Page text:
The following data is extracted from Herbert Family Papers.
The first of the name that we have found in the records, thus far (l939), was a widow, one Bridget Herbert, already a resident. The old Town Book of Middletown has the following Entry:
November 8th 1673
“Bridget Herbert and Edward Smith came this days declaring their consent: to have this following putt to record Marsh, 25, 1671 Articles of agreement made between Edward Smith of the one party: and Bridget Herbert of the other party a (s) followeth: both of them inhabitants of Middletown: which is to say that the said Edw doth lett unto the said Bridget a purchase share of land with all the privileges thereunto belonging for the space of five years after the date hereof: it is further agreed upon that for the use of the house the said Bridgett is to pay twelve pence a year: it is agreed upon that when the five years above said is expired: That the lott is be bee left in good sufficient fence as shall bee judged of: and likewise the orchard is to bee fenced in: and whatt fencing is made abroad is to remaine: it is further agreed upon: that the said Bridgett is to make a chimney to the dwelling houses and likewise a floore to the loft it is further agreed upon that what out buildings the sayd Bridgett shall build: that shee bee paid according to valuation to wch agreement both parties have hereunto sett their bands the day and year above written.”
Testis James Dorsett Edward Smith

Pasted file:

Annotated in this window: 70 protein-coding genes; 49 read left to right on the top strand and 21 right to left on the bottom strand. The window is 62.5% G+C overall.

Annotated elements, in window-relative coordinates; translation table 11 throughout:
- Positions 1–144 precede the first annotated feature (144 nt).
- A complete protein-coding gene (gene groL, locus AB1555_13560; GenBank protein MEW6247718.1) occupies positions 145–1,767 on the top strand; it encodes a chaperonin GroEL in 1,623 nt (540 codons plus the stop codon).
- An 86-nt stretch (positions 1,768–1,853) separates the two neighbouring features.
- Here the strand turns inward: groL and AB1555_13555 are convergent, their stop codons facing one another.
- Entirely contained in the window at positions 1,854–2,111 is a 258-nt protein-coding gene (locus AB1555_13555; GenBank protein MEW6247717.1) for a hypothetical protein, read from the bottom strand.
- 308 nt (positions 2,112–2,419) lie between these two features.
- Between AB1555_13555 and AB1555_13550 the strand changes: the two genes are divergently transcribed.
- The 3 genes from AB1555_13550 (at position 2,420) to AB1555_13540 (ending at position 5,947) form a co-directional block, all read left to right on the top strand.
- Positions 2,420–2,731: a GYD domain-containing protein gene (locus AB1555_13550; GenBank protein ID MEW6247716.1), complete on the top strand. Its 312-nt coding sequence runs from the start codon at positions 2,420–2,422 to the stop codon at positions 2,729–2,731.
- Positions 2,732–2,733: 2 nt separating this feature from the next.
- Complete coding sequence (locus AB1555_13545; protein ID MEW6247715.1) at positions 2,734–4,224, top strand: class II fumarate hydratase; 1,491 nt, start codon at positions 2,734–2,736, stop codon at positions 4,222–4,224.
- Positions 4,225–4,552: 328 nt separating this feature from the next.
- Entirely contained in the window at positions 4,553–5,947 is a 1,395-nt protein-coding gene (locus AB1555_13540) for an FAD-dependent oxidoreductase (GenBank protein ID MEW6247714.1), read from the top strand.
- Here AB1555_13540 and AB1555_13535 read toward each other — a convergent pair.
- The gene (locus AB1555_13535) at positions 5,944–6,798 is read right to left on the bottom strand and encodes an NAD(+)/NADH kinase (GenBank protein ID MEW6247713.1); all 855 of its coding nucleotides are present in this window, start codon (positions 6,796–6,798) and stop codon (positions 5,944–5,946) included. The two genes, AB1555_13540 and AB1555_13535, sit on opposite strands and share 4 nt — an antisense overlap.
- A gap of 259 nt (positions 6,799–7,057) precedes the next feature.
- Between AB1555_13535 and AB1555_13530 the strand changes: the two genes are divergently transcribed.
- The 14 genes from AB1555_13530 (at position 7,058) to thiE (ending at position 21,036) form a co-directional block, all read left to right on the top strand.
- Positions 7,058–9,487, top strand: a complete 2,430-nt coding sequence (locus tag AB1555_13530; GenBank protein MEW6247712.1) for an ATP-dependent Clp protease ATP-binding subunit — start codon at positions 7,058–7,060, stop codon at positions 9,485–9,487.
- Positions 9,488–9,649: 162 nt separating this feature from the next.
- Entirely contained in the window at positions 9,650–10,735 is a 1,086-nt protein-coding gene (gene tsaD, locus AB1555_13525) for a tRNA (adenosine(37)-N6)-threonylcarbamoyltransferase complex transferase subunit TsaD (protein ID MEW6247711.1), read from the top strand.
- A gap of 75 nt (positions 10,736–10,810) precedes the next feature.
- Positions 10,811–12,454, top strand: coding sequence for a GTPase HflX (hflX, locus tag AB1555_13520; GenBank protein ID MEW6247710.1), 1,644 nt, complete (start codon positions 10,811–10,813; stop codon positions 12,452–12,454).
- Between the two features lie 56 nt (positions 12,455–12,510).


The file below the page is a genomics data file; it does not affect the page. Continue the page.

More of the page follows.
Thos: To Cockes Bridgett Hearbertt
All of these parties of the first and second part and the witnesses were inhabitants of Middletown. James Dorset came from Bermuda, Edward Smith from Rhode Island and Thomas Cocke or Cox, from Long Island. Whence came “Bridgett Hearbertt” and when did she do it? What was her husbands first name? I think that we can safely assume that he was dead at this time because in the old Town Book’s records of ear marks few cattle appears, “Widdow Harbertt or her sons Thomas Herbert.” The foregoing records may be found in the late Dr. J. E. Stillwell’s Historical and Genealogical Miscellany, magnificent work in five volumes, chiefly about Monmouth records and families. Each volume is very fully and accurately indexed by his friend and collaborator, Dr. Harrison KcNear, who has brought out a memorial volume, Unrecorded and Inventories of Monmouth County. This whole set is as fine a piece of work as the harassed and exasperated genealogist could hope to find, and will be referred to again and again. The two
Source: Herbert Family Papers